Saturday, September 8, 2007
Where Did the Performing Art go?
By THEA RUTHERFORD, Guardian National Correspondent
'Memba when each school had its own talent show? When students were taught to get up on stage and allocute, to perform, to express themselves en masse. When there were so many live shows with local headliners to go and see that it was hard to decide which show you would see each night.
When did the death knell ring on the live performance scene that the country once thrived on?
"I don't think it's too much to say that on one level we are in a crisis with regards to the state of the performing arts in the country," says director of culture Dr. Nicolette Bethel. "For the first time since the casinos opened dancers have not been able to find work." The national stage is becoming the stage that once was, as the performing arts tread water in a society that has slowly closed its eyes and ears for what Bethel estimates to be the last 20 years. The reasons for the decline of the performing arts read like a grocery list of what should have been done and unfortunately, what has been done.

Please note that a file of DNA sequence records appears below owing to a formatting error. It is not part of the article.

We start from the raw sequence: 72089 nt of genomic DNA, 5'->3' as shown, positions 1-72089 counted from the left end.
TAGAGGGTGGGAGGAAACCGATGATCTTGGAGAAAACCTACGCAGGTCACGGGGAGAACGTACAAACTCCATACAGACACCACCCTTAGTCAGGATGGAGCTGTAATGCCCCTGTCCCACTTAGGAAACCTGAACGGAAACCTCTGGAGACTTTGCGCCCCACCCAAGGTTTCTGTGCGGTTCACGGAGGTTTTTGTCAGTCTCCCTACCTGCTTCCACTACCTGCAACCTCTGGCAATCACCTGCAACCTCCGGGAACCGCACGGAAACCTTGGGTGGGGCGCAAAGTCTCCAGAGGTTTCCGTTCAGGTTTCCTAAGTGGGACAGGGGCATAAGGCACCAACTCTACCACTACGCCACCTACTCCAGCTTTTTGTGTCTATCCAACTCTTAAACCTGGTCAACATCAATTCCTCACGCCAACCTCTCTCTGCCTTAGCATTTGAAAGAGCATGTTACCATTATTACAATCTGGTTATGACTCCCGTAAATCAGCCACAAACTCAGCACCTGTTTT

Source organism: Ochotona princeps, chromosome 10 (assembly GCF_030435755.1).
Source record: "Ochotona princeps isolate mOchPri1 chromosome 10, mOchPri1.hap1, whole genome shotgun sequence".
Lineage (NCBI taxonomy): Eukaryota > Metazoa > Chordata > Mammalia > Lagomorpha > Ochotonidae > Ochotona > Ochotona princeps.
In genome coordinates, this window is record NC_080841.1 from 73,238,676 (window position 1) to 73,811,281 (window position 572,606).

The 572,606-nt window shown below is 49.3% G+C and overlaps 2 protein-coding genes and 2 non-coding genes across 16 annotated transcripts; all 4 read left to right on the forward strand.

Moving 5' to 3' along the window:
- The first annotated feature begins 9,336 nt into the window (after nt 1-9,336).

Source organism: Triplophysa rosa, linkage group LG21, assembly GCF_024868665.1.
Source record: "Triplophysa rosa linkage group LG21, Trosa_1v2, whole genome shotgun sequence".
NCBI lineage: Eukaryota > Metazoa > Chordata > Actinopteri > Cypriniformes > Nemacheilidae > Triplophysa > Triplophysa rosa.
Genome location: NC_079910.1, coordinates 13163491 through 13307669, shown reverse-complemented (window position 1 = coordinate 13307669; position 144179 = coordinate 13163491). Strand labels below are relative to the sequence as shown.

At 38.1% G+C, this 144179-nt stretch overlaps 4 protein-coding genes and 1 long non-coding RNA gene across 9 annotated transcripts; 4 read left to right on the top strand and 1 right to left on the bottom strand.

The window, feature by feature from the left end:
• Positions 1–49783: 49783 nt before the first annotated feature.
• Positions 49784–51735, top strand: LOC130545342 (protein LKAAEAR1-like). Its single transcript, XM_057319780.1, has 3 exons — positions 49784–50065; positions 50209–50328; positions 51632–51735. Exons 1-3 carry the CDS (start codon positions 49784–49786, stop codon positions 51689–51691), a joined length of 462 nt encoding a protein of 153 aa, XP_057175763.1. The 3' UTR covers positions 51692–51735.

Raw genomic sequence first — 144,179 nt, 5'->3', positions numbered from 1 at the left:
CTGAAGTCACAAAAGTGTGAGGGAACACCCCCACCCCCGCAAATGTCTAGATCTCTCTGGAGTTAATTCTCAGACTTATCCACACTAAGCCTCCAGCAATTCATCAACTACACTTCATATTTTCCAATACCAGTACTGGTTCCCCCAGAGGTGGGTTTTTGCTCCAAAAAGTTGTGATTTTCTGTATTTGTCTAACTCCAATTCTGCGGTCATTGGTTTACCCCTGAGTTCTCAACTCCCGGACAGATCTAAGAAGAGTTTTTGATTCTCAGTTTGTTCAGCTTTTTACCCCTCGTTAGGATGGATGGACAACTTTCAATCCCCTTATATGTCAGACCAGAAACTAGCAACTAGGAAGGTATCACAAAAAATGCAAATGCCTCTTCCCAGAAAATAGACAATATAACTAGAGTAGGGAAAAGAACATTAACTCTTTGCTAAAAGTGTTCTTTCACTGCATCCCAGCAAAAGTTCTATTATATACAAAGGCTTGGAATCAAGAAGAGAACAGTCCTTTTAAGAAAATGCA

Now a lack of appreciation for the value of the arts is one of the loudest cries from artists in all genres. But performing artists have taken a combination beating that includes a lack of funding from the government and the private sector, a lack of appreciation for the immense training and skills that performance requires and a national amnesia about legendary artists who have represented the country abroad, not to mention the stars that are coming into their own now. Then there were the tumultuous '80s – the decade that brought the trifecta of trauma to the performing arts.
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